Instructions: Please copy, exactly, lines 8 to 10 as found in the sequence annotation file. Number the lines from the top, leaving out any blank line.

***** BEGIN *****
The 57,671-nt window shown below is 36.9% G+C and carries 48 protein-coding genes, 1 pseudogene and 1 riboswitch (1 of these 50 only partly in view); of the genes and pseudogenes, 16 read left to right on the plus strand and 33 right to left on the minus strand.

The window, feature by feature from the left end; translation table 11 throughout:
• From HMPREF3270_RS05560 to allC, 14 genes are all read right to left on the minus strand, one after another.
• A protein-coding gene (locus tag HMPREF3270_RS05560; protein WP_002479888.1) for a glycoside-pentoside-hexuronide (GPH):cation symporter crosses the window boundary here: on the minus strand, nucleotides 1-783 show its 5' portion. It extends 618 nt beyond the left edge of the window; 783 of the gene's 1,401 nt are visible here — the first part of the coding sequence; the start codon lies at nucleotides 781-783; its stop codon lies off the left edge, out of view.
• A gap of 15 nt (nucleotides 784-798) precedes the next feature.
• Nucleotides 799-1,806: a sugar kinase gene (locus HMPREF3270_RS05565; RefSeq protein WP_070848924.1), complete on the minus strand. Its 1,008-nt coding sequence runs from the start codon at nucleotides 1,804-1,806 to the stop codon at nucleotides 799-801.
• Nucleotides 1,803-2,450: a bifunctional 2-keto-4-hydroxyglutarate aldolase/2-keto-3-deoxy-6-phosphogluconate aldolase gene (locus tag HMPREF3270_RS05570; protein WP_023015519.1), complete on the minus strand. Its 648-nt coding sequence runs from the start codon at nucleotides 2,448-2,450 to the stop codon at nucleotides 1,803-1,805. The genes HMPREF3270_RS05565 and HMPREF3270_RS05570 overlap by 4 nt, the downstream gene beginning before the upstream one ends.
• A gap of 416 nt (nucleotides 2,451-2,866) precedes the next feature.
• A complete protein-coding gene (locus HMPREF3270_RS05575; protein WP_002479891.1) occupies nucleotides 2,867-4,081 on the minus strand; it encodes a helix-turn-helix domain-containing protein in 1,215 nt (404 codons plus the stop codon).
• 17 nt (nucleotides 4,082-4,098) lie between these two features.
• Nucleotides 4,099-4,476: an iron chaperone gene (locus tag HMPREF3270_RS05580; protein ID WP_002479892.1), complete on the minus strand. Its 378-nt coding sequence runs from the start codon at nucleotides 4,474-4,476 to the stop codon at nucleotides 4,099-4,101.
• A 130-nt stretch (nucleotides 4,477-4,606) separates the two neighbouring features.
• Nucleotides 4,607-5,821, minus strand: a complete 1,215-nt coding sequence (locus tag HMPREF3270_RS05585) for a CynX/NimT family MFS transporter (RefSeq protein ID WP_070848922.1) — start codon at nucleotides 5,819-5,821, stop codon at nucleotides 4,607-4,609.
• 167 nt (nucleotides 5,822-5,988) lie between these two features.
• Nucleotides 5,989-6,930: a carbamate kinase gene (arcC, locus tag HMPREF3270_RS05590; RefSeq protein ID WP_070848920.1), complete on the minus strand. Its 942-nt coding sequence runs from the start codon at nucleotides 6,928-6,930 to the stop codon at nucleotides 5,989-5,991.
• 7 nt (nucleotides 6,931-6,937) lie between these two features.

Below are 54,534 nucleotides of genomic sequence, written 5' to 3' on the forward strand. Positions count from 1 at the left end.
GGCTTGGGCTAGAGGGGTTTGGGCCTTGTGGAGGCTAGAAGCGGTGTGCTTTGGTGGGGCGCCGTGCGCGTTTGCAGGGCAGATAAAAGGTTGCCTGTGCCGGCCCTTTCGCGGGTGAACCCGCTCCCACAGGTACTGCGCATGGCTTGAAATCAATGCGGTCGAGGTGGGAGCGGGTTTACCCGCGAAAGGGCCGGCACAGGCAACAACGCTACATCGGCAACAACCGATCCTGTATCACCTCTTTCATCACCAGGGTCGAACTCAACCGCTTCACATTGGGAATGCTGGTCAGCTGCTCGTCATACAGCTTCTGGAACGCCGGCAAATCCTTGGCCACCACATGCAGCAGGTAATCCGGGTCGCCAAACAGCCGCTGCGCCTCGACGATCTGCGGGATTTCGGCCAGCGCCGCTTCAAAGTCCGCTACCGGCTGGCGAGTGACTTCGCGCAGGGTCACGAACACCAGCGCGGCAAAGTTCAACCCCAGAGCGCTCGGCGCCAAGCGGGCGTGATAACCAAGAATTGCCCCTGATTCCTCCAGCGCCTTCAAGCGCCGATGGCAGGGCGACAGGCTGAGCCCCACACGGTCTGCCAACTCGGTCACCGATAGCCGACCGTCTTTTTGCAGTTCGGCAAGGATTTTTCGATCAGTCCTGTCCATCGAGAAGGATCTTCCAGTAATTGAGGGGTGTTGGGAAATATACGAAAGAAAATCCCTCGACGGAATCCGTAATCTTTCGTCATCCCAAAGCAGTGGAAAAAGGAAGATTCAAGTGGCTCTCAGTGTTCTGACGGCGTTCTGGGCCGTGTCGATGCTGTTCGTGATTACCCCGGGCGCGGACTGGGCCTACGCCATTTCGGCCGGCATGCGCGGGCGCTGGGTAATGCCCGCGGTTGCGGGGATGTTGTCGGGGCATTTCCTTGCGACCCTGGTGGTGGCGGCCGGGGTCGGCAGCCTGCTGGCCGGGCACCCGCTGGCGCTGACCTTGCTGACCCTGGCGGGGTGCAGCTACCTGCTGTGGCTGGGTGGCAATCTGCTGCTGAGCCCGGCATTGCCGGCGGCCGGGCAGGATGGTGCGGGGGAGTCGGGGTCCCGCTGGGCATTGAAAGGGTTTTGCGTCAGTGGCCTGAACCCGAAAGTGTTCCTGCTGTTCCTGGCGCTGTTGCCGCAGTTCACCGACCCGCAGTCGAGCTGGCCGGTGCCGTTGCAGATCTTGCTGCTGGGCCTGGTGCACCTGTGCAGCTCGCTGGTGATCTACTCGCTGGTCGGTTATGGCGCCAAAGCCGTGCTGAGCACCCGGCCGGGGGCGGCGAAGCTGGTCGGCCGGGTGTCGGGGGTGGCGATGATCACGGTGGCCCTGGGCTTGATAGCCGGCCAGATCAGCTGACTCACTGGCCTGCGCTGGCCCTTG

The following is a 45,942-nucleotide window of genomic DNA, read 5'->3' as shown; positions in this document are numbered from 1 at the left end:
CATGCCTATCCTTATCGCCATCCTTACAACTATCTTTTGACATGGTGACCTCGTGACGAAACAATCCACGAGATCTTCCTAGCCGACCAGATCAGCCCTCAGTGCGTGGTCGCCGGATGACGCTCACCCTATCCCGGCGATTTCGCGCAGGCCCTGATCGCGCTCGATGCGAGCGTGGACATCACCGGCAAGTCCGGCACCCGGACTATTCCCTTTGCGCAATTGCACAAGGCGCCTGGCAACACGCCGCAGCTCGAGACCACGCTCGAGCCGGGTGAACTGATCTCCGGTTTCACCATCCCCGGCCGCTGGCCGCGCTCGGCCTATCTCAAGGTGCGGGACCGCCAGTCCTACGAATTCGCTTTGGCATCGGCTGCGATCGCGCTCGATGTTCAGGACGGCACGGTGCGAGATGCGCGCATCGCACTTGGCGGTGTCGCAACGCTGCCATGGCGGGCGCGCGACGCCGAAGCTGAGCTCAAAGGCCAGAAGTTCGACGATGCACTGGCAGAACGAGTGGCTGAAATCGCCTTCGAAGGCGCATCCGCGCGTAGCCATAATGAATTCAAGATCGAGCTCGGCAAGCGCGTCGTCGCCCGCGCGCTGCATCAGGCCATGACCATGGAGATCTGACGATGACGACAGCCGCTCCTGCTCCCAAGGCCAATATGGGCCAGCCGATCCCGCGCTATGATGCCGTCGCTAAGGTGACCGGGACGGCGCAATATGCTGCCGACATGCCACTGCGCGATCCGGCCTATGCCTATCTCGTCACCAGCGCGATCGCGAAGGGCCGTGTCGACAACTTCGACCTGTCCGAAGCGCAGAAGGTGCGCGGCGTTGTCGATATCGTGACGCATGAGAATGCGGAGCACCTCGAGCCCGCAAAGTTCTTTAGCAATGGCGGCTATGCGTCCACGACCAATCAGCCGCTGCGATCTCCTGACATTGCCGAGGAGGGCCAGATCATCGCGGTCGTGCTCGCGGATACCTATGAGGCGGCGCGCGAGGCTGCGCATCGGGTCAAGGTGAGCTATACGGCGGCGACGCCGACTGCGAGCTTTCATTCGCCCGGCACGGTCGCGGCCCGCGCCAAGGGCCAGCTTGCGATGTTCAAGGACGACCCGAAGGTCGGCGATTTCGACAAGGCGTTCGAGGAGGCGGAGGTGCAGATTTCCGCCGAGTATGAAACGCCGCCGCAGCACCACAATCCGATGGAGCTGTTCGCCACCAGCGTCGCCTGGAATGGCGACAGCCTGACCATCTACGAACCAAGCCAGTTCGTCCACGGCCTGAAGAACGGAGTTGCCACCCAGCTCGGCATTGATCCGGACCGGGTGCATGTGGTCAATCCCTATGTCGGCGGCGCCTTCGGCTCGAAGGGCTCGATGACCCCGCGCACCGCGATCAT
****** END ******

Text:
• A gap of 416 nt (nucleotides 2,451-2,866) precedes the next feature.
• A complete protein-coding gene (locus HMPREF3270_RS05575; protein WP_002479891.1) occupies nucleotides 2,867-4,081 on the minus strand; it encodes a helix-turn-helix domain-containing protein in 1,215 nt (404 codons plus the stop codon).
• 17 nt (nucleotides 4,082-4,098) lie between these two features.